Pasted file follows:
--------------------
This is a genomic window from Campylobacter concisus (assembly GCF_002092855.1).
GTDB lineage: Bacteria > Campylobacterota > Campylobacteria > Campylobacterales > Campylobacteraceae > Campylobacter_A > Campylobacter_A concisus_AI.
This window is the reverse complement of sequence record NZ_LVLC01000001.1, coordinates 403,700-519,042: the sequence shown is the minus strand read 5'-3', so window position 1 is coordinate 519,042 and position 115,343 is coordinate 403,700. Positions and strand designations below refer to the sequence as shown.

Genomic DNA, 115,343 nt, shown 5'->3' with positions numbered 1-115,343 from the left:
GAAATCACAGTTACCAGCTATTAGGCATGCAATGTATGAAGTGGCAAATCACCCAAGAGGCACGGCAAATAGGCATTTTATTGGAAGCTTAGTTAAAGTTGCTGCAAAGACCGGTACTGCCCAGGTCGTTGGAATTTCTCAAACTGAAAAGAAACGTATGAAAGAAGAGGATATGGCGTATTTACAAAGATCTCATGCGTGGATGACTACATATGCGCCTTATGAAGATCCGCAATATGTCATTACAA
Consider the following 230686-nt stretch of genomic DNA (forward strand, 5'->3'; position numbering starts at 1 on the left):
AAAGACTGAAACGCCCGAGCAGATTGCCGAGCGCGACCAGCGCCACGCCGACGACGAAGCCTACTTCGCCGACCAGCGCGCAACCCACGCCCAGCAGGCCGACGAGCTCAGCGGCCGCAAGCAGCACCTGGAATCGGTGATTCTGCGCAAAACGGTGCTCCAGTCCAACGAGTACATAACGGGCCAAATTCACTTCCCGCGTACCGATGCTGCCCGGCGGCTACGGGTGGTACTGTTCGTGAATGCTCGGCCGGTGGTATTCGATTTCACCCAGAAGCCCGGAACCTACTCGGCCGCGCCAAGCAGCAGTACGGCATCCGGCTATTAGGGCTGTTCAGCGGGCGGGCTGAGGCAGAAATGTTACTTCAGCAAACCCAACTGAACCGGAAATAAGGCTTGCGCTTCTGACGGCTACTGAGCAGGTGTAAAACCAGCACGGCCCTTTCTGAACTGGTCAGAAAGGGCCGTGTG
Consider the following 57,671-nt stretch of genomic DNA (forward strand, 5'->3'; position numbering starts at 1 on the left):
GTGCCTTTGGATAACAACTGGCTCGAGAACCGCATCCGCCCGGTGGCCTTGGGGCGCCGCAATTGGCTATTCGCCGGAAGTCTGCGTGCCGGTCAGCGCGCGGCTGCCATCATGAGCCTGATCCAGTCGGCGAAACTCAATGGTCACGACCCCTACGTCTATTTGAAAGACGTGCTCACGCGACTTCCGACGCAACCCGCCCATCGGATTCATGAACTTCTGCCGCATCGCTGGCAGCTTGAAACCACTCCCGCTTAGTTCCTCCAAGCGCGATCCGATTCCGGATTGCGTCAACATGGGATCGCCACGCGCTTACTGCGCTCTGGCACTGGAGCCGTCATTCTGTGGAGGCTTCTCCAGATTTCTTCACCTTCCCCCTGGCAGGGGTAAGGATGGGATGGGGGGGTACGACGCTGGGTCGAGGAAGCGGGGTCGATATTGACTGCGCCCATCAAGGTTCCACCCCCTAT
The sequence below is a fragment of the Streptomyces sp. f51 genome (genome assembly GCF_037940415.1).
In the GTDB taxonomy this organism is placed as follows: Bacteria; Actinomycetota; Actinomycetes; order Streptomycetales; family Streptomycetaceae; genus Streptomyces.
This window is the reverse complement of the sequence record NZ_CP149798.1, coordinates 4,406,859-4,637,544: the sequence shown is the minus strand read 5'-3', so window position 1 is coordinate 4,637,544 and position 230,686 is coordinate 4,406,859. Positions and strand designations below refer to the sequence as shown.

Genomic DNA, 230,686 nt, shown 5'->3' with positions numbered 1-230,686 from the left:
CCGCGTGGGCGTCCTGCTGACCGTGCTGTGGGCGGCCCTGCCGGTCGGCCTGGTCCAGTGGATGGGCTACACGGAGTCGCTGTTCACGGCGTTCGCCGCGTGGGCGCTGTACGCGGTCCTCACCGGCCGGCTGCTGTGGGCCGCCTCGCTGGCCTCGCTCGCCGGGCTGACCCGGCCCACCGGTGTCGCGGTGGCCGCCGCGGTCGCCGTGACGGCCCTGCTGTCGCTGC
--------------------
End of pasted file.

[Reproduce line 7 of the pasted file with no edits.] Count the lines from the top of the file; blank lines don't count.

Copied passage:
AAAGACTGAAACGCCCGAGCAGATTGCCGAGCGCGACCAGCGCCACGCCGACGACGAAGCCTACTTCGCCGACCAGCGCGCAACCCACGCCCAGCAGGCCGACGAGCTCAGCGGCCGCAAGCAGCACCTGGAATCGGTGATTCTGCGCAAAACGGTGCTCCAGTCCAACGAGTACATAACGGGCCAAATTCACTTCCCGCGTACCGATGCTGCCCGGCGGCTACGGGTGGTACTGTTCGTGAATGCTCGGCCGGTGGTATTCGATTTCACCCAGAAGCCCGGAACCTACTCGGCCGCGCCAAGCAGCAGTACGGCATCCGGCTATTAGGGCTGTTCAGCGGGCGGGCTGAGGCAGAAATGTTACTTCAGCAAACCCAACTGAACCGGAAATAAGGCTTGCGCTTCTGACGGCTACTGAGCAGGTGTAAAACCAGCACGGCCCTTTCTGAACTGGTCAGAAAGGGCCGTGTG